"For the research I downloaded 400GB of samples but there were many terabytes of data up there," he said. "It's mainly compressed text files that can expand out by a factor of ten so there's dozens and dozens of terabytes out there and that's a conservative estimate." Just one of the buckets contained 1.8 billion social media posts automatically fetched over the past eight years up to today. It mainly contains postings made in central Asia, however Vickery noted that some of the material is taken from comments made by American citizens. The databases also reveal some interesting clues as to what this information is being used for. Documents make reference to the fact that the archive was collected as part of the U.S. government's Outpost program, which is a social media monitoring and influencing campaign designed to target overseas youths and steer them away from terrorism.

Security

Windows 8 and Later Fail To Properly Apply ASLR (bleepingcomputer.com) 62

An anonymous reader writes: Windows 8, Windows 8.1, and subsequent Windows 10 variations fail to properly apply ASLR, rendering this crucial Windows security feature useless. The bug appeared when Microsoft changed a registry value in Windows 8 and occurs only in certain ASLR configuration modes. Basically, if users have enabled system-wide ASLR protection turned on, a bug in ASLR's implementation on Windows 8 and later will not generate enough entropy (random data) to start application binaries in random memory locations. For ASLR to work properly, users must configure it to work in a system-wide bottom-up mode. An official patch from Microsoft is not available yet, but a registry hack can be applied to make sure ASLR starts in the correct mode.

The bug was discovered by CERT vulnerability analyst Will Dormann while investigating a 17-years-old bug in the Microsoft Office equation editor, to which Microsoft appears to have lost the source code and needed to patch it manually.

Privacy

Germany Bans Children's Smartwatches (bbc.com) 44

A German regulator has banned the sale of smartwatches aimed at children, describing them as spying devices. From a report: It had previously banned an internet-connected doll called, My Friend Cayla, for similar reasons. Telecoms regulator the Federal Network Agency urged parents who had such watches to destroy them. One expert said the decision could be a "game-changer" for internet-connected devices. "Poorly secured smart devices often allow for privacy invasion. That is really concerning when it comes to kids' GPS tracking watches - the very watches that are supposed to help keep them safe," said Ken Munro, a security expert at Pen Test Partners.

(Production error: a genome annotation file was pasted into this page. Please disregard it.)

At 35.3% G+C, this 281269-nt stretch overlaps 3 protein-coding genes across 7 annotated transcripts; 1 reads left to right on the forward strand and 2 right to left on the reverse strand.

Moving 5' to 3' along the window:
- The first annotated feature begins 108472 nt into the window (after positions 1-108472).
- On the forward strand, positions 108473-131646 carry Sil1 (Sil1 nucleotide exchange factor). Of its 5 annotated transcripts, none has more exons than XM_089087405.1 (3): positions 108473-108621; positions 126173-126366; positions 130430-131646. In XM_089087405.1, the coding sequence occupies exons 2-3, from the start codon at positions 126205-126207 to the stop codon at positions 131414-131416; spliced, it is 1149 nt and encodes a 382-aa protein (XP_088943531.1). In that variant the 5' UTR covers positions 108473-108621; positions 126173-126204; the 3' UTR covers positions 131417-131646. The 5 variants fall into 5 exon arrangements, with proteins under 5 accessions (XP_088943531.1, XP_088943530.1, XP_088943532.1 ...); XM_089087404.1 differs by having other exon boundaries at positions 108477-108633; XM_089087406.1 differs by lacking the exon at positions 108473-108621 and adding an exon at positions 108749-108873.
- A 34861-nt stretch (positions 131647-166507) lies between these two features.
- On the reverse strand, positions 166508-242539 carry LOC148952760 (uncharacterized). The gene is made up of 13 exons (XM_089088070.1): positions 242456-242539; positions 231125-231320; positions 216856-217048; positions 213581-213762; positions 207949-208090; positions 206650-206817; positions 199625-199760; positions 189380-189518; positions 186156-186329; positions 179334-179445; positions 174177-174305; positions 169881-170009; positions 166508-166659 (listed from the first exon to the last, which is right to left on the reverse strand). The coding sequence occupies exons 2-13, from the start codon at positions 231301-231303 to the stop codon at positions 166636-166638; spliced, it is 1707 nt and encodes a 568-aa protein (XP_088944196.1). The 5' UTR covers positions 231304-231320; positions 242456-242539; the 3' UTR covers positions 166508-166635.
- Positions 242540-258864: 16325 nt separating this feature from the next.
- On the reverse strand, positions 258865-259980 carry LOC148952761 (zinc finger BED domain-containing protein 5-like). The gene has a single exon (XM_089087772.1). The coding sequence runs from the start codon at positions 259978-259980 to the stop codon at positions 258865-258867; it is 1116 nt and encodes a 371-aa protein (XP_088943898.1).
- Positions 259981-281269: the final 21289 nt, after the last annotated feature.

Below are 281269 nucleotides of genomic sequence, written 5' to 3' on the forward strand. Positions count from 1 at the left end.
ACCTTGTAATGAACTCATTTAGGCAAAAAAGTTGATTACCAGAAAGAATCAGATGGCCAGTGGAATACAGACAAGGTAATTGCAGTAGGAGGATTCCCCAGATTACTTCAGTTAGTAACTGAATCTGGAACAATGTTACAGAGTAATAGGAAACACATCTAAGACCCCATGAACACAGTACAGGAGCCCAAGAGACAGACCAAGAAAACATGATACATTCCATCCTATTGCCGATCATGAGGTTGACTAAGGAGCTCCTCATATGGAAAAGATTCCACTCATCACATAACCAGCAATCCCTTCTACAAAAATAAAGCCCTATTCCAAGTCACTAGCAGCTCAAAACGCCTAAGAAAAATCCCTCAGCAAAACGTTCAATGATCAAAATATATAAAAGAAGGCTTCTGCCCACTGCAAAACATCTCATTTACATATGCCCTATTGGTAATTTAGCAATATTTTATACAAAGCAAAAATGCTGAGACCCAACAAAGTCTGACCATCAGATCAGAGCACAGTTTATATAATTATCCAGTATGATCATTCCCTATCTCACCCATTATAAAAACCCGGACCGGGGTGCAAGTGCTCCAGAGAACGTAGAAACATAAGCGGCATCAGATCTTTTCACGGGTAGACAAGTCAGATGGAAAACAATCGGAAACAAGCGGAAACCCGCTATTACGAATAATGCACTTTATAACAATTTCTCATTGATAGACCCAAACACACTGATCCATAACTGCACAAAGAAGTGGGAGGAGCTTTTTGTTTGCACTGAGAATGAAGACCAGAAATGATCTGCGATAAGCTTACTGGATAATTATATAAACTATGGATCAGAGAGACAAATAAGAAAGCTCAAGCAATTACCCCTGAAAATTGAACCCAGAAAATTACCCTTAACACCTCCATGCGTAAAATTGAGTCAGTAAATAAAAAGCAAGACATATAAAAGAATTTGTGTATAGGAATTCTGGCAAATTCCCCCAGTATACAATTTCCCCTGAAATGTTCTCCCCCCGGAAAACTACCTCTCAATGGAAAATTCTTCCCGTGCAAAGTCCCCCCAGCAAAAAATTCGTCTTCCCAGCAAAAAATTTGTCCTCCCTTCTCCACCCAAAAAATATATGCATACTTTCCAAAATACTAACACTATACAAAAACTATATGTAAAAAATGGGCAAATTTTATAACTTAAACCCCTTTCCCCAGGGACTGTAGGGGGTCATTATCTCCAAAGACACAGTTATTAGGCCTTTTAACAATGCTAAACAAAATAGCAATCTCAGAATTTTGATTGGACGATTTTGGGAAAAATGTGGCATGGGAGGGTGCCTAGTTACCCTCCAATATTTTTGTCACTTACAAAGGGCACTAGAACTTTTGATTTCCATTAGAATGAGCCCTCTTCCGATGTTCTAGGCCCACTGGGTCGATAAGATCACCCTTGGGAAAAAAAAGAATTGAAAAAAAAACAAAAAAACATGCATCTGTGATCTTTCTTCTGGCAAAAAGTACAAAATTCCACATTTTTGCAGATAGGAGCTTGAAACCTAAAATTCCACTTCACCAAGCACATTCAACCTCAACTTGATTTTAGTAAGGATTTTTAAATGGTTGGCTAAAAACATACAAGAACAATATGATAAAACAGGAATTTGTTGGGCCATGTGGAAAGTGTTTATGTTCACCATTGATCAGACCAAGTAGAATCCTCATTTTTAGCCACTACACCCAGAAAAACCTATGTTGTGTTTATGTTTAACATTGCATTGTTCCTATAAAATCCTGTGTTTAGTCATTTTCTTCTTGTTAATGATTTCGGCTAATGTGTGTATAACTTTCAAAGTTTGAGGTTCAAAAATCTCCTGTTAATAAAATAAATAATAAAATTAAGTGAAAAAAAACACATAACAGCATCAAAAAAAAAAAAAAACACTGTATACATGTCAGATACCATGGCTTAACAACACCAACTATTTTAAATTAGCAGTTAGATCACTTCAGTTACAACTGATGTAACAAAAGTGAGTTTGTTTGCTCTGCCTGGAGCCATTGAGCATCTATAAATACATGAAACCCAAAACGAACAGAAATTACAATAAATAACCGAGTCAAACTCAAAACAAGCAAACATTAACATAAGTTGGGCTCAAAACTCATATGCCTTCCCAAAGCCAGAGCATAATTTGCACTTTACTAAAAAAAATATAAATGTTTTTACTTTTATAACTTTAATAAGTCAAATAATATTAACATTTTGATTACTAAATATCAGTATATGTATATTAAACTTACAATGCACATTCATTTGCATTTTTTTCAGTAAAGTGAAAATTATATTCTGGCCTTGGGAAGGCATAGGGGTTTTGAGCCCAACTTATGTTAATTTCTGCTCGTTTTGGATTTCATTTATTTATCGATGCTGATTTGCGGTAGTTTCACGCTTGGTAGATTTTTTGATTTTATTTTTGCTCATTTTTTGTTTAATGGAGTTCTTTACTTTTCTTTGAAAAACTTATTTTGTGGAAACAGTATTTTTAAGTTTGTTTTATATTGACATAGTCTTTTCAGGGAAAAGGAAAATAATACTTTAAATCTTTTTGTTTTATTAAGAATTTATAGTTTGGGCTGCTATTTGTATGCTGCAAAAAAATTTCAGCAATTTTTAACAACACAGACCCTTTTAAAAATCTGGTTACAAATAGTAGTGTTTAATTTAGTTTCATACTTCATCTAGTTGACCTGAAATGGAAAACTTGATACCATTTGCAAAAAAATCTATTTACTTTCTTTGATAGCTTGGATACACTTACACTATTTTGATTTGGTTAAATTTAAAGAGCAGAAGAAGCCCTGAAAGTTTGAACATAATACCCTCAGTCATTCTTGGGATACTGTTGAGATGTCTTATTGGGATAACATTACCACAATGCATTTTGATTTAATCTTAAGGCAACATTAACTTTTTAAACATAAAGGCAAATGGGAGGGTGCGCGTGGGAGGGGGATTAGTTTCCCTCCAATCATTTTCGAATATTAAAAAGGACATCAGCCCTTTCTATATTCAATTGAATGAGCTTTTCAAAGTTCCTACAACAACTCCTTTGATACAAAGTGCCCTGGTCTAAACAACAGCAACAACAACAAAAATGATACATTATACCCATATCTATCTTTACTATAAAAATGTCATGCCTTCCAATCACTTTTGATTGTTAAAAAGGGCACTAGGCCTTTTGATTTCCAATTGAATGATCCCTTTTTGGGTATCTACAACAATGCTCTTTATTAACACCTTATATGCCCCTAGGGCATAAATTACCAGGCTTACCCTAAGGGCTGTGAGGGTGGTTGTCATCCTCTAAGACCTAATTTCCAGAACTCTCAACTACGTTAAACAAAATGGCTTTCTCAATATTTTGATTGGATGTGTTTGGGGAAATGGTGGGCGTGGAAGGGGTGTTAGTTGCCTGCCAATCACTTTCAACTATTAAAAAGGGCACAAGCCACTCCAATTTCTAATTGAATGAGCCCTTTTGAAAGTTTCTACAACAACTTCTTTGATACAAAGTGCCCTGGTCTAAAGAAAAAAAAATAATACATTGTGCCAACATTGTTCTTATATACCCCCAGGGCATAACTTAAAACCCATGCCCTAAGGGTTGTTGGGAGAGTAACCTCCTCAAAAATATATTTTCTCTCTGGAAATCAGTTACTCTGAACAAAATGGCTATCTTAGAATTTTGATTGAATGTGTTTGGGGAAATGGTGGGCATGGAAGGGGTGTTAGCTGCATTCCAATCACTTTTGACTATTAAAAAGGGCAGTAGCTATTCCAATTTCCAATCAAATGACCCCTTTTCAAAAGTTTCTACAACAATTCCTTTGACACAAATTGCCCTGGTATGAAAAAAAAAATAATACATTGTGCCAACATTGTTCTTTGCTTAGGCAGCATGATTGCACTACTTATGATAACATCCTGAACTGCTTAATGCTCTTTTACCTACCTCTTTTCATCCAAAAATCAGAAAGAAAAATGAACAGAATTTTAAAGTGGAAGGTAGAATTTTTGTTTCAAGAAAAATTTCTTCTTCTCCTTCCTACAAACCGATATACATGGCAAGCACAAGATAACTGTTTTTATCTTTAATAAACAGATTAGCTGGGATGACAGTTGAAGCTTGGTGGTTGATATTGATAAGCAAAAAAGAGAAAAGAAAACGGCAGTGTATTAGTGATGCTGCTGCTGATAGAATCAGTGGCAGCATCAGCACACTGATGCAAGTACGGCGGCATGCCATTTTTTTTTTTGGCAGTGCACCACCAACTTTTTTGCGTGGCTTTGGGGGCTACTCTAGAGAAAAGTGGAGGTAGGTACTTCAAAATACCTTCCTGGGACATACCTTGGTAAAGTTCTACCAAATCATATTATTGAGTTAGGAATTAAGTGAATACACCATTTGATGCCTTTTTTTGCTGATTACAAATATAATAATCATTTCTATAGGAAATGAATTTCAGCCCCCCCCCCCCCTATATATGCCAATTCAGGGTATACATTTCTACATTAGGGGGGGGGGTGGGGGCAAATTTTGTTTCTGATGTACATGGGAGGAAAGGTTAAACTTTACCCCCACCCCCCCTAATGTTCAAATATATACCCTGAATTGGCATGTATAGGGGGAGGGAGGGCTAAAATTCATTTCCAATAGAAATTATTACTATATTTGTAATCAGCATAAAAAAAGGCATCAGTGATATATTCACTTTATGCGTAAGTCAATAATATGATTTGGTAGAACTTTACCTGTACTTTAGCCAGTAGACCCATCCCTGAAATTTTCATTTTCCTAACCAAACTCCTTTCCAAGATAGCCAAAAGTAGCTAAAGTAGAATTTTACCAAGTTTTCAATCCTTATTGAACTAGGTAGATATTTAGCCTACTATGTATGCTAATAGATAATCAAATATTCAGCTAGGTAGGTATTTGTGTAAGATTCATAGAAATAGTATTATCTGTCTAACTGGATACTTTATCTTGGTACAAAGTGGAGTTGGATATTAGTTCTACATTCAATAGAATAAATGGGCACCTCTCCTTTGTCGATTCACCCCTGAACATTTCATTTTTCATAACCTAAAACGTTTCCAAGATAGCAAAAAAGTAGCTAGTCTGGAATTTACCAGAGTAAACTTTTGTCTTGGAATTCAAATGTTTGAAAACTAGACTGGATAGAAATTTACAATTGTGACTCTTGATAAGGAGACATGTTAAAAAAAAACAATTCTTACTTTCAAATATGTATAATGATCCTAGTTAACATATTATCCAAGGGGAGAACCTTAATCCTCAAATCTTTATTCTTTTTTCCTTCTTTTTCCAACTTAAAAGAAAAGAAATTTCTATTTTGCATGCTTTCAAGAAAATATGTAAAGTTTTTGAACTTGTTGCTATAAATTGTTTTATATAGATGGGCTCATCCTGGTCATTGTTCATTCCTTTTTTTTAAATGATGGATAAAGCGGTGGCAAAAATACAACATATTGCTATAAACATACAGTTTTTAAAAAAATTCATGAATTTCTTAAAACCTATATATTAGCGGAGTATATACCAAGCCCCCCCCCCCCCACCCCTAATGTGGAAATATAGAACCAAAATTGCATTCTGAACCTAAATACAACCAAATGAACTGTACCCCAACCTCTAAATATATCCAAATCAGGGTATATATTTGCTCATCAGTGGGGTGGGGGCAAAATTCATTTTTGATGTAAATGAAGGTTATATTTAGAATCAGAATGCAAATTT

Social Networks

Report Claims That 18 Nation's Elections Were Impacted By Social Engineering Last Year (bbc.com) 232

sqorbit writes: Independent watchdog group Freedom House released a report that claims that 18 nation's elections were "hacked." Of the 65 countries that Freedom House monitors, 30 appear to be using social media in order to affect elections by attempting to control online discussions. The report covers fake news posts, paid online opinion writers and trolling tactics. Other items in the report speak to online censorship and VPN blocking that blocks information within countries to interfere with elections. The report says net freedom could be aided by: large-scale programs that showed people how to spot fake news; putting tight controls on political adverts; and making social media giants do more to remove bots and tune algorithms to be more objective.
Security

Bluetooth Hack Affects 20 Million Amazon Echo, Google Home Devices (thehackernews.com) 40

In September, security researchers discovered eight vulnerabilities -- codenamed collectively as BlueBorne -- in the Bluetooth implementations used by over 5.3 billion devices. We have now learned that an estimated 20 million Amazon Echo and Google Home devices are also vulnerable to attacks leveraging the BlueBorne vulnerabilities. The Hacker News reports: Amazon Echo is affected by the following two vulnerabilities: a remote code execution vulnerability in the Linux kernel (CVE-2017-1000251); and an information disclosure flaw in the SDP server (CVE-2017-1000250). Since different Echo's variants use different operating systems, other Echo devices are affected by either the vulnerabilities found in Linux or Android. Whereas, Google Home devices are affected by one vulnerability: information disclosure vulnerability in Android's Bluetooth stack (CVE-2017-0785). This Android flaw can also be exploited to cause a denial-of-service (DoS) condition. Since Bluetooth cannot be disabled on either of the voice-activated personal assistants, attackers within the range of the affected device can easily launch an attack. The security firm [Armis, who disclosed the issue] notified both Amazon and Google about its findings, and both companies have released patches and issued automatic updates for the Amazon Echo and Google Home that fixes the BlueBorne attacks.
Privacy

Federal Extreme Vetting Plan Castigated By Tech Experts (apnews.com) 158

An anonymous reader shares an Associated Press report: Leading researchers castigated a federal plan that would use artificial intelligence methods to scrutinize immigrants and visa applicants, saying it is unworkable as written and likely to be "inaccurate and biased" if deployed. The experts, a group of more than 50 computer and data scientists, mathematicians and other specialists in automated decision-making, urged the Department of Homeland Security to abandon the project, dubbed the "Extreme Vetting Initiative." That plan has its roots in President Donald Trump's repeated pledge during the 2016 campaign to subject immigrants seeking admission to the United States to more intense ideological scrutiny -- or, as he put it, "extreme vetting." Over the summer, DHS published a "statement of objectives" for a system that would use computer algorithms to scan social media and other material in order to automatically flag undesirable entrants -- and to continuously scan the activities of those allowed into the U.S.
Firefox